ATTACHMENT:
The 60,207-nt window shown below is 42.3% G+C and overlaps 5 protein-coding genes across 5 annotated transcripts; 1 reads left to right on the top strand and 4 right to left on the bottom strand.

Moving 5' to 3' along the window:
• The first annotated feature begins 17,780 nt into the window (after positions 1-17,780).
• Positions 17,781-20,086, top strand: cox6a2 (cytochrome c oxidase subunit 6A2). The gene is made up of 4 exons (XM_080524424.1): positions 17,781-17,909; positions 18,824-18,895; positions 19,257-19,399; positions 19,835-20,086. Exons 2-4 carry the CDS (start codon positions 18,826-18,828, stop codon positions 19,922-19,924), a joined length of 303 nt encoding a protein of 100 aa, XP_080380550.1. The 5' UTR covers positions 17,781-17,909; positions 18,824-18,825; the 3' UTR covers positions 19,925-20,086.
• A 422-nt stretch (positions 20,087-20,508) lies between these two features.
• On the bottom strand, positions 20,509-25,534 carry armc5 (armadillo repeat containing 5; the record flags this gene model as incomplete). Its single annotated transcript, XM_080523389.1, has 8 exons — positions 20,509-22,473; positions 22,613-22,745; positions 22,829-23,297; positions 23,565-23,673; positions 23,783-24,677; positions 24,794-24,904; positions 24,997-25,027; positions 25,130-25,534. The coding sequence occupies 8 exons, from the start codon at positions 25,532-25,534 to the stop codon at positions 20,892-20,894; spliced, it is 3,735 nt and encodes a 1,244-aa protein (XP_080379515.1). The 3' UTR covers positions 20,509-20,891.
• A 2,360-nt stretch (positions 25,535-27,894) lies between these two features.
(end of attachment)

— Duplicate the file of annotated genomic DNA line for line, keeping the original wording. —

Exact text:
The 60,207-nt window shown below is 42.3% G+C and overlaps 5 protein-coding genes across 5 annotated transcripts; 1 reads left to right on the top strand and 4 right to left on the bottom strand.

Moving 5' to 3' along the window:
• The first annotated feature begins 17,780 nt into the window (after positions 1-17,780).
• Positions 17,781-20,086, top strand: cox6a2 (cytochrome c oxidase subunit 6A2). The gene is made up of 4 exons (XM_080524424.1): positions 17,781-17,909; positions 18,824-18,895; positions 19,257-19,399; positions 19,835-20,086. Exons 2-4 carry the CDS (start codon positions 18,826-18,828, stop codon positions 19,922-19,924), a joined length of 303 nt encoding a protein of 100 aa, XP_080380550.1. The 5' UTR covers positions 17,781-17,909; positions 18,824-18,825; the 3' UTR covers positions 19,925-20,086.
• A 422-nt stretch (positions 20,087-20,508) lies between these two features.
• On the bottom strand, positions 20,509-25,534 carry armc5 (armadillo repeat containing 5; the record flags this gene model as incomplete). Its single annotated transcript, XM_080523389.1, has 8 exons — positions 20,509-22,473; positions 22,613-22,745; positions 22,829-23,297; positions 23,565-23,673; positions 23,783-24,677; positions 24,794-24,904; positions 24,997-25,027; positions 25,130-25,534. The coding sequence occupies 8 exons, from the start codon at positions 25,532-25,534 to the stop codon at positions 20,892-20,894; spliced, it is 3,735 nt and encodes a 1,244-aa protein (XP_080379515.1). The 3' UTR covers positions 20,509-20,891.
• A 2,360-nt stretch (positions 25,535-27,894) lies between these two features.